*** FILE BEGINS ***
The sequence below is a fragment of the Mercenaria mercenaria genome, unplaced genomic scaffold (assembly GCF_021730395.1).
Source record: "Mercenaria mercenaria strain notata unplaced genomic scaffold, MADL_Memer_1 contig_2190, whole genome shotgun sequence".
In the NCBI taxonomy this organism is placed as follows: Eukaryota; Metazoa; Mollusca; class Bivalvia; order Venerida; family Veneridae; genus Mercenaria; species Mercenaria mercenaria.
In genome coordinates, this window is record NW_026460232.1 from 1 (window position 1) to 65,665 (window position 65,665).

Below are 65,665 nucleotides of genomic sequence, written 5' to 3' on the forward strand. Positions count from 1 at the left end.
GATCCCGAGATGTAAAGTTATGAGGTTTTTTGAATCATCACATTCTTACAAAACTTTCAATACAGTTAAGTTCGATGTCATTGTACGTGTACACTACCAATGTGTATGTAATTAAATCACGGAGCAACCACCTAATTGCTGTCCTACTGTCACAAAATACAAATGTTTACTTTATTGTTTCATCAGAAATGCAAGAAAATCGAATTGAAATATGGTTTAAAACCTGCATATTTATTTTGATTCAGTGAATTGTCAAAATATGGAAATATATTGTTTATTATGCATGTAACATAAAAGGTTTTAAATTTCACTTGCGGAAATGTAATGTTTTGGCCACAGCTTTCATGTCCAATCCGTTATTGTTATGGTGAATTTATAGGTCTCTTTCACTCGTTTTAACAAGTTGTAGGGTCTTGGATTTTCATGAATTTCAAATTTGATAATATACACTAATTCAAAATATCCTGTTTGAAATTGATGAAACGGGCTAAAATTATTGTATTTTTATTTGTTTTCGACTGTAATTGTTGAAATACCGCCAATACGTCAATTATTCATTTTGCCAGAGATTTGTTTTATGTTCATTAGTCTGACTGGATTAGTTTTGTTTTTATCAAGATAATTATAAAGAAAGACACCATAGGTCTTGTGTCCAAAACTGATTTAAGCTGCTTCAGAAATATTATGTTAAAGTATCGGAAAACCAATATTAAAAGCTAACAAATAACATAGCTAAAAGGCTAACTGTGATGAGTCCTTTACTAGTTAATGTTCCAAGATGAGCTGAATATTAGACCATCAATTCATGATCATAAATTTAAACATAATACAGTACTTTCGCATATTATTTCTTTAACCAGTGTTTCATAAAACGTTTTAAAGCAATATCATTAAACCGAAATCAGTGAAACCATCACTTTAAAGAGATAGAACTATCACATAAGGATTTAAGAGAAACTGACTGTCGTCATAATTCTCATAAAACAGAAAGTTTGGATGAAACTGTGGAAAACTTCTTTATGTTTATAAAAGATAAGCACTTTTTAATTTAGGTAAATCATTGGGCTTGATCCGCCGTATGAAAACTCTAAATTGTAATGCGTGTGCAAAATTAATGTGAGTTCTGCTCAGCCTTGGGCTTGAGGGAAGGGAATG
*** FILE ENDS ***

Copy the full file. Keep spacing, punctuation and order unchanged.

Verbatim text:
The sequence below is a fragment of the Mercenaria mercenaria genome, unplaced genomic scaffold (assembly GCF_021730395.1).
Source record: "Mercenaria mercenaria strain notata unplaced genomic scaffold, MADL_Memer_1 contig_2190, whole genome shotgun sequence".
In the NCBI taxonomy this organism is placed as follows: Eukaryota; Metazoa; Mollusca; class Bivalvia; order Venerida; family Veneridae; genus Mercenaria; species Mercenaria mercenaria.
In genome coordinates, this window is record NW_026460232.1 from 1 (window position 1) to 65,665 (window position 65,665).

Below are 65,665 nucleotides of genomic sequence, written 5' to 3' on the forward strand. Positions count from 1 at the left end.
GATCCCGAGATGTAAAGTTATGAGGTTTTTTGAATCATCACATTCTTACAAAACTTTCAATACAGTTAAGTTCGATGTCATTGTACGTGTACACTACCAATGTGTATGTAATTAAATCACGGAGCAACCACCTAATTGCTGTCCTACTGTCACAAAATACAAATGTTTACTTTATTGTTTCATCAGAAATGCAAGAAAATCGAATTGAAATATGGTTTAAAACCTGCATATTTATTTTGATTCAGTGAATTGTCAAAATATGGAAATATATTGTTTATTATGCATGTAACATAAAAGGTTTTAAATTTCACTTGCGGAAATGTAATGTTTTGGCCACAGCTTTCATGTCCAATCCGTTATTGTTATGGTGAATTTATAGGTCTCTTTCACTCGTTTTAACAAGTTGTAGGGTCTTGGATTTTCATGAATTTCAAATTTGATAATATACACTAATTCAAAATATCCTGTTTGAAATTGATGAAACGGGCTAAAATTATTGTATTTTTATTTGTTTTCGACTGTAATTGTTGAAATACCGCCAATACGTCAATTATTCATTTTGCCAGAGATTTGTTTTATGTTCATTAGTCTGACTGGATTAGTTTTGTTTTTATCAAGATAATTATAAAGAAAGACACCATAGGTCTTGTGTCCAAAACTGATTTAAGCTGCTTCAGAAATATTATGTTAAAGTATCGGAAAACCAATATTAAAAGCTAACAAATAACATAGCTAAAAGGCTAACTGTGATGAGTCCTTTACTAGTTAATGTTCCAAGATGAGCTGAATATTAGACCATCAATTCATGATCATAAATTTAAACATAATACAGTACTTTCGCATATTATTTCTTTAACCAGTGTTTCATAAAACGTTTTAAAGCAATATCATTAAACCGAAATCAGTGAAACCATCACTTTAAAGAGATAGAACTATCACATAAGGATTTAAGAGAAACTGACTGTCGTCATAATTCTCATAAAACAGAAAGTTTGGATGAAACTGTGGAAAACTTCTTTATGTTTATAAAAGATAAGCACTTTTTAATTTAGGTAAATCATTGGGCTTGATCCGCCGTATGAAAACTCTAAATTGTAATGCGTGTGCAAAATTAATGTGAGTTCTGCTCAGCCTTGGGCTTGAGGGAAGGGAATG